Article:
By Julia Cohen and Eric Grossman
The appellant, Ridi Filippo, was catastrophically impaired as a result of a motor vehicle accident which took place on March 21, 2014. Due to his injuries, the appellant became eligible for attendant care benefits from his insurance company. As described in the decision, “he claimed and was awarded, the maximum benefit for attendant care provided in section 19 of the SABS that is $6,000 a month with a total maximum payout of $1,000,000.” The respondent, The Dominion of Canada General Insurance Company, was the insurer responsible for paying the attendant care benefits in question.
The appellant argued that he was entitled to $6,000 per month, up to a cumulative total of $1,000,000 lifetime for his attendant care services, plus the amount of HST owing for those services. Conversely, the respondent submitted that HST paid to attendants was included in the monthly $6,000 monthly maximum and the $1,000,000 maximum policy limit. The appellant disagreed and applied to the License Appeal Tribunal for an order that HST is payable in addition to the section 19 maximum limits.
On February 14, 2020, in a decision bearing file number 18-002185/AABS, LAT Adjudicator Paul Gosio determined that HST is not a “reasonable and necessary” expense, and therefore, was not subject to the $6,000 monthly limit in section 19(3) the SABS or the policy limit of $1,000,000. So therefore, the insurer had to pay HST as a tax (which was distinct from the payment of accident benefits). The Tribunal rejected the insurer’s application for reconsideration in a decision by Adjudicator Jesse A. Boyce, dated May 29, 2020. From there, the respondent insurer successfully appealed to the Divisional Court.
In a unanimous decision by a three judge panel consisting of Associate Chief Justice McWatt, and Justices Sachs and Ramsay, on May 20, 2021, the Divisional Court held that the Adjudicator’s decision was incorrect, as section 19 of the SABS is clear and unambiguous. The appellant appealed this decision to the Ontario Court of Appeal, which appeal was heard by Justices Benotto, Zarnett, and Thoburn.
To summarize, the issue on appeal was whether “harmonized sales tax (“HST”) paid or payable on the goods and services supplied to the appellant for his attendant care, is included in the computation of the maximum amounts of attendant care benefits payable by the respondent.”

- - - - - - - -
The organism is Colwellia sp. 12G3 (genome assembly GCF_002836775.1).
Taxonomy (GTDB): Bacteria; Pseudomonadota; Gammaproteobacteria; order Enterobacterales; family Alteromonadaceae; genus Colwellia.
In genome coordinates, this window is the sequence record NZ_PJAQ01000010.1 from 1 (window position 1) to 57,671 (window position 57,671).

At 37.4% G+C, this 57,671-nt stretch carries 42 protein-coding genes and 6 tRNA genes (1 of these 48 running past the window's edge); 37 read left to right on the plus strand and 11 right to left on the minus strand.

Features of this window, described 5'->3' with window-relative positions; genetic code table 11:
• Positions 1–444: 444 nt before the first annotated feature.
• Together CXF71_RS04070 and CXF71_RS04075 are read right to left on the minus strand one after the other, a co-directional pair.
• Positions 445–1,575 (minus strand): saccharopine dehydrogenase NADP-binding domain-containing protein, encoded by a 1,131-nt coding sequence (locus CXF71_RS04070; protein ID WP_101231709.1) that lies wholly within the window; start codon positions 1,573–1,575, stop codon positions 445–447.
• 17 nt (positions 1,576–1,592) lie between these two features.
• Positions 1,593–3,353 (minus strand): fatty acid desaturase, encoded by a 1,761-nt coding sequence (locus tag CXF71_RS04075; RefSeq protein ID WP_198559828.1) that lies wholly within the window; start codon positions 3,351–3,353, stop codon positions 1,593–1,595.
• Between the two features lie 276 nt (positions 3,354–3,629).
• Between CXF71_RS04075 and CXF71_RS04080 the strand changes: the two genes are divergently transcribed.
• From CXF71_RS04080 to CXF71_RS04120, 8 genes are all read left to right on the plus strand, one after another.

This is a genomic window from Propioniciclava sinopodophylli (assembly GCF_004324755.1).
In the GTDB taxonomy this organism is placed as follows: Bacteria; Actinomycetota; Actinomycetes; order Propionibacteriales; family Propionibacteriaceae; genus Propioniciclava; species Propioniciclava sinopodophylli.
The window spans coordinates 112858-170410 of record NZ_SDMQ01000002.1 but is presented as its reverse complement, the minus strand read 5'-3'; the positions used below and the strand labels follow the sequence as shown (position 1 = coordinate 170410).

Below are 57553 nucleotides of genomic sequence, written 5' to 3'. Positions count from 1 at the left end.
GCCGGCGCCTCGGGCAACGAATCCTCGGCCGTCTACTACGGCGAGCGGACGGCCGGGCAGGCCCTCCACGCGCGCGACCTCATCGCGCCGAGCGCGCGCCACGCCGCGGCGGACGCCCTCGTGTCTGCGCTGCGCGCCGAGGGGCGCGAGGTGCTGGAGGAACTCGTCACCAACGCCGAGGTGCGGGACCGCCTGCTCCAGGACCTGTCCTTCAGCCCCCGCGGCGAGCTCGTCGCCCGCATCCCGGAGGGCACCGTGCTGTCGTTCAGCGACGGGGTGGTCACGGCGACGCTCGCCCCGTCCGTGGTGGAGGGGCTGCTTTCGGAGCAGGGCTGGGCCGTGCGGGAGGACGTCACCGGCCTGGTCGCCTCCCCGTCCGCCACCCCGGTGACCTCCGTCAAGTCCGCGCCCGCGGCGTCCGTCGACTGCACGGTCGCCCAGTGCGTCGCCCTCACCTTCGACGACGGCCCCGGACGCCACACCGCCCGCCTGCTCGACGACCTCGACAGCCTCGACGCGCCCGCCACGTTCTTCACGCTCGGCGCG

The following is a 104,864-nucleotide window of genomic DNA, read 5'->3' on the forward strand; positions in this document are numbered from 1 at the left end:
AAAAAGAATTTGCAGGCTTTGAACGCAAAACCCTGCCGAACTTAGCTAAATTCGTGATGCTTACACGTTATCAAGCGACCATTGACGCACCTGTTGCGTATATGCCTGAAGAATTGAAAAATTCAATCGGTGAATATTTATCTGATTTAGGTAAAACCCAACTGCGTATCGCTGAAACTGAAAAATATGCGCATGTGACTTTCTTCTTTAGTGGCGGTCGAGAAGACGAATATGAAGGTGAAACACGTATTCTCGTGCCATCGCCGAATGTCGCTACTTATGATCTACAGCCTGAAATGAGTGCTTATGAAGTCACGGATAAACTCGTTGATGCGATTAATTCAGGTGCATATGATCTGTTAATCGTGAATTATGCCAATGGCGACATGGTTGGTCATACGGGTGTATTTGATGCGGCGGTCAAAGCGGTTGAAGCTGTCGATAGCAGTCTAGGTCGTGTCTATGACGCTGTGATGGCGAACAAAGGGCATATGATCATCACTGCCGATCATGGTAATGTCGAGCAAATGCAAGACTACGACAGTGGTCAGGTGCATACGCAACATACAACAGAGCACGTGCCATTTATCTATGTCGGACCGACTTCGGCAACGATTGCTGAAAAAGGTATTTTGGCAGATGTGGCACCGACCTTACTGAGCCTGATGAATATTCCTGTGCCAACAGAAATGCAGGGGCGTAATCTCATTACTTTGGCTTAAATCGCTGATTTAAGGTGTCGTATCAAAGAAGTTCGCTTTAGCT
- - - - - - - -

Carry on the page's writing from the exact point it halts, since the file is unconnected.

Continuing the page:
Given that the appellant’s argument, in part, was founded on the basis that the wording of section 19 was ambiguous, the determination of this issue turned on the phrase “ambiguous,” and what it means for something to be ambiguous. It was determined that “to be ambiguous, there must be two plausible interpretations.”
In a unified decision authored “By the Court”, it was held that “the words in section 19 are not reasonably capable of supporting more than one meaning. The only meaning supportable is the one advanced by the respondent insurer… that HST is an ‘attendant care benefit’ within the meaning of sections 14 and 19, as it is a ‘reasonable and necessary expense,’ and as with any other reasonable and necessary expense comprising attendant care benefits it is included in the total that is subject to the $6,000 and $1,000,000 maximum limits specified in section 19(3).”
For the reasoning outlined above, the Ontario Court of Appeal upheld the decision of the Divisional Court which decided that the $6,000 and $10,000 limits for attendant care are inclusive of HST.
It is hoped that this will bring to an end the controversy surrounding whether HST is or is not subsumed within the SABS policy limits. Much has been argued, including in various class action law suits (which themselves have failed by reason of the exclusive jurisdiction of the LAT to address SABS related issues) about HST being payable above policy limits. This, despite the fact that many of the underlying claims do not attract HST in the first place, where private family members performing attendant care do not charge HST even where they have proven an economic loss, and many health care providers who charge for their professional services to which the SABS respond, are exempt from HST in the first place. While much has been made about the HST controversy in a SABS context, it is noteworthy that from a general insurance perspective, no one has or likely would successfully challenge that a policy limit is precisely that: a limit. When a house burns down to the ground and is covered for $5,000,000, and the cost to rebuild is $5,000,000 plus HST no one would begin to argue that HST should be paid above those policy limits. Yet, for some reason, people seem to want to suspend general insurance concepts when the SABS are discussed. The Court of Appeal has grounded this discussion in reality in this case.
Julia Cohen is a summer student at ZTGH and author of this blog alongside Eric Grossman. If you have a question about this blog or a similar decision, please contact Eric Grossman at email@example.com or 416.777.5222.